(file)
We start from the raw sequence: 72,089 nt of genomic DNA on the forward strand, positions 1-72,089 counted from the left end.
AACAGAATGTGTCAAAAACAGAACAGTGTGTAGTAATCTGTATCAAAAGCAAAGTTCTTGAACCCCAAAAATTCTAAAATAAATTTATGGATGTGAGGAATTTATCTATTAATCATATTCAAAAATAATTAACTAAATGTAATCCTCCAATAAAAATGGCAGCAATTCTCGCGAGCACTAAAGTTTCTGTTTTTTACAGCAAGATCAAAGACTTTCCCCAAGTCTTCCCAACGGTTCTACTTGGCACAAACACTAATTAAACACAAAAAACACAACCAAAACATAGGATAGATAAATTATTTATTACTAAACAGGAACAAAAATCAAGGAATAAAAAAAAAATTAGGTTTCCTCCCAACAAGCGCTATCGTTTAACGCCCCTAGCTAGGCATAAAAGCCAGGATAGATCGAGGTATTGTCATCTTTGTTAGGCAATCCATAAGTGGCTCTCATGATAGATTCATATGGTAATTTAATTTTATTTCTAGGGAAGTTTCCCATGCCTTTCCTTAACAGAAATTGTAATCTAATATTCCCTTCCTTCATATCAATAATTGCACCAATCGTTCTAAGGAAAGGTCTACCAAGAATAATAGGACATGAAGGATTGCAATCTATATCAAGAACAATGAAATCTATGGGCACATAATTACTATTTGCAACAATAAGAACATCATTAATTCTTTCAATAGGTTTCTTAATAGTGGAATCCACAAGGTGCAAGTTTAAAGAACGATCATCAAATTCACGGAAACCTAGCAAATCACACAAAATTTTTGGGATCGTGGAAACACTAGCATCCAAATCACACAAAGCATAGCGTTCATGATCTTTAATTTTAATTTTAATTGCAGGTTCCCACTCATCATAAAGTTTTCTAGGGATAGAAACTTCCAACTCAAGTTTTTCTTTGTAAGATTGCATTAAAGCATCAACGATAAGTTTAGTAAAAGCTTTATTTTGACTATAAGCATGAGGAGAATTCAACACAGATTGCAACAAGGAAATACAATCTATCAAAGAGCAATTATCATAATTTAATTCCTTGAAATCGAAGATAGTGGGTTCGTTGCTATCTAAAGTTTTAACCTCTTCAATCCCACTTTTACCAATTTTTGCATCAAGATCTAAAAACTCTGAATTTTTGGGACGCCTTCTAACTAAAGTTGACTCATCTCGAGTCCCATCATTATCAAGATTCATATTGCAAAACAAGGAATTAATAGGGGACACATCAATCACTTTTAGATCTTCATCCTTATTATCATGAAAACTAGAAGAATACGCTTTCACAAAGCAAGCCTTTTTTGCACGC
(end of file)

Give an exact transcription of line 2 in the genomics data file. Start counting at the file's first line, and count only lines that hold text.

AACAGAATGTGTCAAAAACAGAACAGTGTGTAGTAATCTGTATCAAAAGCAAAGTTCTTGAACCCCAAAAATTCTAAAATAAATTTATGGATGTGAGGAATTTATCTATTAATCATATTCAAAAATAATTAACTAAATGTAATCCTCCAATAAAAATGGCAGCAATTCTCGCGAGCACTAAAGTTTCTGTTTTTTACAGCAAGATCAAAGACTTTCCCCAAGTCTTCCCAACGGTTCTACTTGGCACAAACACTAATTAAACACAAAAAACACAACCAAAACATAGGATAGATAAATTATTTATTACTAAACAGGAACAAAAATCAAGGAATAAAAAAAAAATTAGGTTTCCTCCCAACAAGCGCTATCGTTTAACGCCCCTAGCTAGGCATAAAAGCCAGGATAGATCGAGGTATTGTCATCTTTGTTAGGCAATCCATAAGTGGCTCTCATGATAGATTCATATGGTAATTTAATTTTATTTCTAGGGAAGTTTCCCATGCCTTTCCTTAACAGAAATTGTAATCTAATATTCCCTTCCTTCATATCAATAATTGCACCAATCGTTCTAAGGAAAGGTCTACCAAGAATAATAGGACATGAAGGATTGCAATCTATATCAAGAACAATGAAATCTATGGGCACATAATTACTATTTGCAACAATAAGAACATCATTAATTCTTTCAATAGGTTTCTTAATAGTGGAATCCACAAGGTGCAAGTTTAAAGAACGATCATCAAATTCACGGAAACCTAGCAAATCACACAAAATTTTTGGGATCGTGGAAACACTAGCATCCAAATCACACAAAGCATAGCGTTCATGATCTTTAATTTTAATTTTAATTGCAGGTTCCCACTCATCATAAAGTTTTCTAGGGATAGAAACTTCCAACTCAAGTTTTTCTTTGTAAGATTGCATTAAAGCATCAACGATAAGTTTAGTAAAAGCTTTATTTTGACTATAAGCATGAGGAGAATTCAACACAGATTGCAACAAGGAAATACAATCTATCAAAGAGCAATTATCATAATTTAATTCCTTGAAATCGAAGATAGTGGGTTCGTTGCTATCTAAAGTTTTAACCTCTTCAATCCCACTTTTACCAATTTTTGCATCAAGATCTAAAAACTCTGAATTTTTGGGACGCCTTCTAACTAAAGTTGACTCATCTCGAGTCCCATCATTATCAAGATTCATATTGCAAAACAAGGAATTAATAGGGGACACATCAATCACTTTTAGATCTTCATCCTTATTATCATGAAAACTAGAAGAATACGCTTTCACAAAGCAAGCCTTTTTTGCACGC